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Why Is There Fragments of Willow Pattern China In The Soil ?

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posted on Aug, 18 2012 @ 05:05 PM
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As the title suggests, after an evening spent with my son and his friend playing football by the beach, we began to make our way home, passing through some public gardens I frequented as a child.

I remember many happy hours spent finding bits of willow pattern china, feeling nostalgic I decided to see if I could still find any.....

Amazingly, I did, after 29 years I found a piece, seemingly not quite so plentiful nowadays (one piece was all I could find), nevertheless, I still found it just as fulfillng as I did when I was small.

But one question for me remains unanswered, and has always baffled me ......

Why is there fragments of willow pattern china in the soil ?

I'm sure this is a really easy question to answer, and someone out there will probably quench my curiosity very quickly, in fact it is probably more baffling why I don't know the answer !


Over the years I have seen these fragments in the soil of arious locations around the UK, so perhaps it is deliberately added ?

Anyway,someone please put me out of my misery.




posted on Aug, 18 2012 @ 05:17 PM
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reply to post by solargeddon
 


That Blue Willow pattern china used to be used as ballast on ships. It was very cheap.
I imagine lots of folks owned it, and when it broke, they tossed the bits out into the yard.
Also, it is likely that pieces that were broken en route, were probably tossed out in all kinds of places.
Maybe vases and bowls were used as plant pottery. When they broke, they ended up in the yard.

Ironically enough, some Blue Willow, the darker blue lightweight serving plates ,etc. are now quite
valuable.



posted on Aug, 18 2012 @ 05:23 PM
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Not Knowing your location, (don't tell me) I do know that rubbish was often buried, broken china was just/is useless rubbish. You could probably find out in your locale what those public gardens used to be at some other time. Even in my garden I have dug up pottery and china, and medicine bottles all related to the last, possibly two centuries.



posted on Aug, 18 2012 @ 06:00 PM
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So working on that premise, are the fragments found where they broke, or is it just shipped in amongst soil that is laid down ?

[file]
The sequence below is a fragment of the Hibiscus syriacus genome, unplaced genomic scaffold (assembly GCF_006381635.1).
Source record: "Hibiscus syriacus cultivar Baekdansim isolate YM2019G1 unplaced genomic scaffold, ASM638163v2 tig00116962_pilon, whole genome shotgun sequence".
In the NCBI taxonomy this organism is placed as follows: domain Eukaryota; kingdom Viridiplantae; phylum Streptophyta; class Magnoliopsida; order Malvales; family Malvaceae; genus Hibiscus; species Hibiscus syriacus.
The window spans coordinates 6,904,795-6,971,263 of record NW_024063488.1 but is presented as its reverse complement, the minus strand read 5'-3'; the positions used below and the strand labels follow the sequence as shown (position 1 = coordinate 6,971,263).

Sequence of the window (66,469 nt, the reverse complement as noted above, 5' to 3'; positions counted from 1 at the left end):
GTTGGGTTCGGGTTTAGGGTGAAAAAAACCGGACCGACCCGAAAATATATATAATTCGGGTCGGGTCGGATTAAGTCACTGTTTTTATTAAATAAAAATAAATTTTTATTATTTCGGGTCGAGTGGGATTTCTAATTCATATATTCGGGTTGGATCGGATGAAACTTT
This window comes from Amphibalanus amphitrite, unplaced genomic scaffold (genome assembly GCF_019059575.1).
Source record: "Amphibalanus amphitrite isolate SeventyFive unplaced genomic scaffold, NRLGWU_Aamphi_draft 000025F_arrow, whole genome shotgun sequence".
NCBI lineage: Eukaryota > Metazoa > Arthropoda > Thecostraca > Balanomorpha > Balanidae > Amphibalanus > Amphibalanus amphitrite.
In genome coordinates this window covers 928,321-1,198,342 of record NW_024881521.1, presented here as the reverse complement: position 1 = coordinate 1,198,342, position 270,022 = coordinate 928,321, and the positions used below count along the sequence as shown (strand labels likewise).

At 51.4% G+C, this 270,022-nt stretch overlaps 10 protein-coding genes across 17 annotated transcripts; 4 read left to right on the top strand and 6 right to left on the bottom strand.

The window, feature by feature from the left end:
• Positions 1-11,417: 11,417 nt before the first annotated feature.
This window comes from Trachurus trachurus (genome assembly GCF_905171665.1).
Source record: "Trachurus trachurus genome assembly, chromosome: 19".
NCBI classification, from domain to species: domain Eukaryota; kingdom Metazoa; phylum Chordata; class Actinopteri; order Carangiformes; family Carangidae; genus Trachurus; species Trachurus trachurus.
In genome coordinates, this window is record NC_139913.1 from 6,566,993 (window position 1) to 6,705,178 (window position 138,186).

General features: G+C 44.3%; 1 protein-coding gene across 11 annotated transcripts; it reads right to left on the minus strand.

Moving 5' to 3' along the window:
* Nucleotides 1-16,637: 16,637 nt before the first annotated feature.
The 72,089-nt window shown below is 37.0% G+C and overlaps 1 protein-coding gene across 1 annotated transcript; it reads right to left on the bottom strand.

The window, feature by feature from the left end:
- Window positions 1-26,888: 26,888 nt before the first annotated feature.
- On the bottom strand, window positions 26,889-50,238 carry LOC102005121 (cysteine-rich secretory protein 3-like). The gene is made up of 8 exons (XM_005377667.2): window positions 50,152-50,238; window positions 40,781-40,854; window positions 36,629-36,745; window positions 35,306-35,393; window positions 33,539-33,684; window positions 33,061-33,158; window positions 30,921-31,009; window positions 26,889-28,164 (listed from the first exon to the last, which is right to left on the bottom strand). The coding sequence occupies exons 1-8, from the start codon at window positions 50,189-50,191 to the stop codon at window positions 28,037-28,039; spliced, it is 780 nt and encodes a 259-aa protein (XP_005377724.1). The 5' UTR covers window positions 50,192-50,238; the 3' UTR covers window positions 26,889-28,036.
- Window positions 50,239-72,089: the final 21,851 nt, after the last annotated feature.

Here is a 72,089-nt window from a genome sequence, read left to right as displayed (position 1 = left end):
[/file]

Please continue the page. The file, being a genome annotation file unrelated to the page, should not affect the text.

It is a funny old thing, I have images of great swathes of people smashing plates, having a good old "smash fest"



posted on Aug, 18 2012 @ 06:05 PM
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Originally posted by Wildmanimal
reply to post by solargeddon
 


That Blue Willow pattern china used to be used as ballast on ships. It was very cheap.
I imagine lots of folks owned it, and when it broke, they tossed the bits out into the yard.
Also, it is likely that pieces that were broken en route, were probably tossed out in all kinds of places.
Maybe vases and bowls were used as plant pottery. When they broke, they ended up in the yard.

Ironically enough, some Blue Willow, the darker blue lightweight serving plates ,etc. are now quite
valuable.





Actually the ballast thing could be the reason, because the gardens are just across the road from the beach (although there is a strip of lawn, and the promenade between too), certainly makes sense as to why there would be so much of it.



posted on Aug, 18 2012 @ 06:18 PM
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I'd like to see some pictures of this pattern as I have no idea what you're talking about.



posted on Aug, 18 2012 @ 07:15 PM
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reply to post by EvilSadamClone
 


Here is a Link to a website with an image (I have no idea how to put it up on here), just scroll down, you can't miss it



posted on Aug, 18 2012 @ 11:09 PM
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reply to post by solargeddon
 


I wouldn't lie to you my fellow ATS'r.

That is the reason as to why I am here, and the shards are there.

The remnants have scattered where they will.

edit on 18-8-2012 by Wildmanimal because: typo



posted on Aug, 19 2012 @ 03:47 PM
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reply to post by Wildmanimal
 


Thanks for filling me in



posted on Aug, 19 2012 @ 10:04 PM
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People used to throw broken pottery and glass down the outhouse hole. There was no rubbish collection in those days and you either burned your trash or threw it down the already dug and handy hole. Those outhouse areas have turned into nice fertile soil over the years. Add in the amount of uprising and mixing plowing an area will give you, and...




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